The Tucannon River, once a productive Blue Mountains foothills steelhead fishery that dropped way off, is poised for recovery.
By Andy Walgamott
Perhaps it’s the Okanogan mule deer hunter in me – the part that screams to be afield, rifle in hand, as sun sets on October’s season in hopes of bagging a moss-horned Pasayten migrator – that makes it easy to grasp Chris Donley’s advice for when to fish the Tucannon River for steelhead these days:
“Fish as late as the season allows,” tips the veteran Southeast Washington steelheader and regional Department of Fish and Wildlife fisheries manager. “Most of the fish will enter on the next warm-up/freshet, so sometime between now and late February.”
Now, if that doesn’t gel with your understanding of this northern Columbia County fishery, you would not be alone. Recent years have seen some changes with the Tuc.
Washington steelheading is in a state of serious flux and perhaps no river exemplifies that better than the Tucannon.
• Where once this Snake River tributary was stocked with out-of-basin summer-run smolts, the progeny of native fish from the valley now fire the hatchery program.
• Where for three straight years no harvestable fish were released, they are once again.
• What once was a fall fishery now is a late winter stream.
• Where all those changes led to the impression that the Tuc wasn’t worth fishing anymore, there actually are fish to be caught and kept.
Now, this is not to say the Tucannon’s going to be en fuego this month – it’s not, this season’s A-run is low and the smolt release for return this year was just 50,000 – but going forward, late winter is going to be when to start hitting this small river.
REINTRODUCING THE TUC
In case you are unfamiliar with the Tucannon, it rises on the north slope of Washington’s Blue Mountains, that great heap of basalt, and cuts northwesterly across the northern edge of the rugged Wenaha-Tucannon Wilderness Area. Not far beyond that it takes a hard right-hand turn and flows past the chain lakes in the W.T. Wooten Wildlife Area, one of WDFW’s oldest properties, then makes a gradual leroy and exits its canyon into an open valley. Where its cousin on the other side of Washington’s Blues, the Grande Ronde, carves a serpentine course, the Tucannon has dug itself a fairly quick path to reach the Snake at Lyons Ferry. (Tucannon is a Nez Perce word for “digging.”)
Along this journey, the river is paralleled high up by Forest Service roads, then Tucannon Road, briefly by U.S. 12, and finally Highway 261 in its lower reach on either side of Starbuck. Note we said Starbuck, singular. This town is not named for the ubiquitous coffee chain, nor the first mate on the Pequod, but a long-forgotten railroad official.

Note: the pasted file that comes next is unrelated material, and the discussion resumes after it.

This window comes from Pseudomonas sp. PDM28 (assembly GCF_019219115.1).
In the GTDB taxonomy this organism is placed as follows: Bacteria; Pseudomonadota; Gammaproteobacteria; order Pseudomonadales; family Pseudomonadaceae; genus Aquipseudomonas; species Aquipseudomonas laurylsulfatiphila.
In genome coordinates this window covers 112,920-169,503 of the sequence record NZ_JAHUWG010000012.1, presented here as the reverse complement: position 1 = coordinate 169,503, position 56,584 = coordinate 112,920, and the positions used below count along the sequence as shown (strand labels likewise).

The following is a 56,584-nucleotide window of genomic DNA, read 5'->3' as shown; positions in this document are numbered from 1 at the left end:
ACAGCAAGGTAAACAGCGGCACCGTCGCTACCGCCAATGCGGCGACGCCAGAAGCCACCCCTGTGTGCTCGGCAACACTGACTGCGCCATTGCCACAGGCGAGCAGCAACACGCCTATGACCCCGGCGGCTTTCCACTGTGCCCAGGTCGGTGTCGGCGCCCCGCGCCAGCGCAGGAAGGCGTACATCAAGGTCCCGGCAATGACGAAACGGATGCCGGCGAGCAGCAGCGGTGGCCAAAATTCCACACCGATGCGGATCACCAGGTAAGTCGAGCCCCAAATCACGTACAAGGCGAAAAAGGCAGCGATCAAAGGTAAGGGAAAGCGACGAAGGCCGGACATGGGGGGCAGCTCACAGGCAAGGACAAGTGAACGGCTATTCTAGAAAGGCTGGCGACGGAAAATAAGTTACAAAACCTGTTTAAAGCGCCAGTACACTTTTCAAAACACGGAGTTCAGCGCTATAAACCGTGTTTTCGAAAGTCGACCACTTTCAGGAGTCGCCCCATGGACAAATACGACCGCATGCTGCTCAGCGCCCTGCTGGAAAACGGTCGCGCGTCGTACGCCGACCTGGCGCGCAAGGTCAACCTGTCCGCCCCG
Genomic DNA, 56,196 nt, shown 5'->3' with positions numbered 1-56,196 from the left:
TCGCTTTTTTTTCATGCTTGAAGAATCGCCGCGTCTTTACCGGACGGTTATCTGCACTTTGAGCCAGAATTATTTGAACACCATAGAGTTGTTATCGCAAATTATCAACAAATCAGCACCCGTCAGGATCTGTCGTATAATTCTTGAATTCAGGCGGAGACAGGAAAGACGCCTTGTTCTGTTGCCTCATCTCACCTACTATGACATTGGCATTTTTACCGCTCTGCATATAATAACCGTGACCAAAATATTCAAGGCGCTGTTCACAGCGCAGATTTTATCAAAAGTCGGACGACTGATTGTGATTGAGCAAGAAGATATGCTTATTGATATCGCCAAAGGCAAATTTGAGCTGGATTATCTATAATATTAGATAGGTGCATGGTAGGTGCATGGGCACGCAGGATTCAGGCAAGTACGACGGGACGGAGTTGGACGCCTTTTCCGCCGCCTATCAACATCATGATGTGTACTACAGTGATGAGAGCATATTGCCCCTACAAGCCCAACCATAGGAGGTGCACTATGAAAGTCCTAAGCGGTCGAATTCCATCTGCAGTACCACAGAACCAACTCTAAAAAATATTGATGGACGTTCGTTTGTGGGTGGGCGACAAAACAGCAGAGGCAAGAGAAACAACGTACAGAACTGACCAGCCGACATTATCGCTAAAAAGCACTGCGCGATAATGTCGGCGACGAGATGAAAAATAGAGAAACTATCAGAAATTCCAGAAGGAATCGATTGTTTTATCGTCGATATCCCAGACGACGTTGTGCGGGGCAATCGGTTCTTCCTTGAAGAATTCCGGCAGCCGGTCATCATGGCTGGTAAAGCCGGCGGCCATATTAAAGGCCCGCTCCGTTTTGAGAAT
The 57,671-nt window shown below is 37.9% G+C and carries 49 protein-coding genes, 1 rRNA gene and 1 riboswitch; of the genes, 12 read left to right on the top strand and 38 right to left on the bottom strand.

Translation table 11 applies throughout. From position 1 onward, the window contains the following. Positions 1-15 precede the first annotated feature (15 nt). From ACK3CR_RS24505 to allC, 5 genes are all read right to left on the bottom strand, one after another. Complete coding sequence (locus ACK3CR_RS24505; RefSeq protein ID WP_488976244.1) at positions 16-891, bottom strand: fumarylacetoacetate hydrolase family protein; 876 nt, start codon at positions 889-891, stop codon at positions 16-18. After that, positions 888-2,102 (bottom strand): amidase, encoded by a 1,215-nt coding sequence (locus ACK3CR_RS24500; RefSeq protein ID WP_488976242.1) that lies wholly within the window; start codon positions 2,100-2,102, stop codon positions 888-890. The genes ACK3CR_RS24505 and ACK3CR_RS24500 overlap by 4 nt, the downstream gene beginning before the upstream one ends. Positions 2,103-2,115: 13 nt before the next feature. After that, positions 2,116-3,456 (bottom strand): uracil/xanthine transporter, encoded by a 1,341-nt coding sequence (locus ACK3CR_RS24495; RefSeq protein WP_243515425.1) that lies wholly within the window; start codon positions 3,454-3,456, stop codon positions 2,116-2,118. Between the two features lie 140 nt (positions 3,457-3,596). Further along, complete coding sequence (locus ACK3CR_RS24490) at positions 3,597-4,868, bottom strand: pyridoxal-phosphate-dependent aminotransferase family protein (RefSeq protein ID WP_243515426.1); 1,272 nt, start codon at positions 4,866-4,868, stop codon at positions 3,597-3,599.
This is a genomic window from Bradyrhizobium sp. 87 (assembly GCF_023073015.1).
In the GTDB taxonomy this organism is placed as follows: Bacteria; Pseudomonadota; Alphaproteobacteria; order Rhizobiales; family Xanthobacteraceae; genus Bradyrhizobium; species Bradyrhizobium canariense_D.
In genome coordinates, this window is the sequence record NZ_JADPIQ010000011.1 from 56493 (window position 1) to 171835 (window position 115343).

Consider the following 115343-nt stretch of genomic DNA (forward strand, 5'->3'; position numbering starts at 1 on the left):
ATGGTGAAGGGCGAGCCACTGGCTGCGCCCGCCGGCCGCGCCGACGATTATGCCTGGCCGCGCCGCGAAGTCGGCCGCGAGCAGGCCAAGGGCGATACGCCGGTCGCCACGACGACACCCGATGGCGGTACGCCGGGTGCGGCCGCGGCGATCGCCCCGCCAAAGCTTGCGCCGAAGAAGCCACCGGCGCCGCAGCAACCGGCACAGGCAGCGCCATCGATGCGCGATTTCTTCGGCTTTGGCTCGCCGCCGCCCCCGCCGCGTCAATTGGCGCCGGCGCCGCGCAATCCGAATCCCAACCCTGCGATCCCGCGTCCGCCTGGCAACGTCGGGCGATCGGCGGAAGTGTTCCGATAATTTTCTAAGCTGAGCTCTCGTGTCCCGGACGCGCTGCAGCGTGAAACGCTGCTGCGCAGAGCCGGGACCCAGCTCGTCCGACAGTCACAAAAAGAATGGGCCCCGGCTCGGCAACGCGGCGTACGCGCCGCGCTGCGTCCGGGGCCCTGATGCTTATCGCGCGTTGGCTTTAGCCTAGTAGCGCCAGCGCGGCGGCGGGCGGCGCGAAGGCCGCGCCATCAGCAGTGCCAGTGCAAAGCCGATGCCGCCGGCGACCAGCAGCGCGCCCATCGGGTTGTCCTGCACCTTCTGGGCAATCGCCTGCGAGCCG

There used to be a tackle shop in Starbuck that dispensed with fine advice, but Darcy Linklater tells me they closed Darver Tackle last May. With the Lyons Ferry KOA also shuttered till March, that means you should bring all the fishing gear you need because local supplies are tight.
Speaking of tight, so is access to the Tucannon, but there are a couple nice long stretches to get on the river. The lowest is at the mouth, the Army Corps of Engineers’ 390-acre Tucannon Habitat Management Unit. It encompasses about a mile of water, mostly below 261, but a bit above. Parking is near where slackwater begins, depending on height of the Lower Monumental Pool, and there’s an outhouse there as well.
The second stretch to check out is at Smith Hollow Road, where a kind farmer allows access to the river. Linklater says to watch for the 2-by-2 mini fridge sitting on the fence along 261; register there to fish upstream of the bridge, on the other side of the Tucannon RV Park.
Local game warden Brendan Vance says there are a few local landowners who will give permission, either verbal or written, to access the river as well.
The upstream deadline of the steelhead fishery is Turner Road,
TIMING THE TUCANNON
At the top of this piece, you’ll have noticed that Donley said that “most of the fish” will be entering the river this month, as conditions moderate. That advice is based on passive integrated transponder, or PIT, tag data that shows how switching from the old Lyons Ferry broodstock – which originated from Wells Hatchery in North-central Washington – several years ago to a localized broodstock also radically altered when returning adults enter the river.
According to sonar arrays near the mouth, Lyons Ferry fish stormed in in late summer and by December 1, 70 percent were in the river.
“That big blue hump is why the Tucannon fished so well in October, November, December,” says Donley, referring to a graph put together by WDFW research scientist Joe Bumgarner in Dayton that shows the arrival of the old stock as a blue line.
But the times, they have a-changed.
“If you’re fishing like you used to in October, November and December, there aren’t any fish in the system,” he notes.
The same graph shows that the new in-basin stock more closely echoes the wild run, with just 20 percent of the overall return in the river by Jan. 1, 30 percent by Feb. 1, and somewhere around 45 percent by March 1.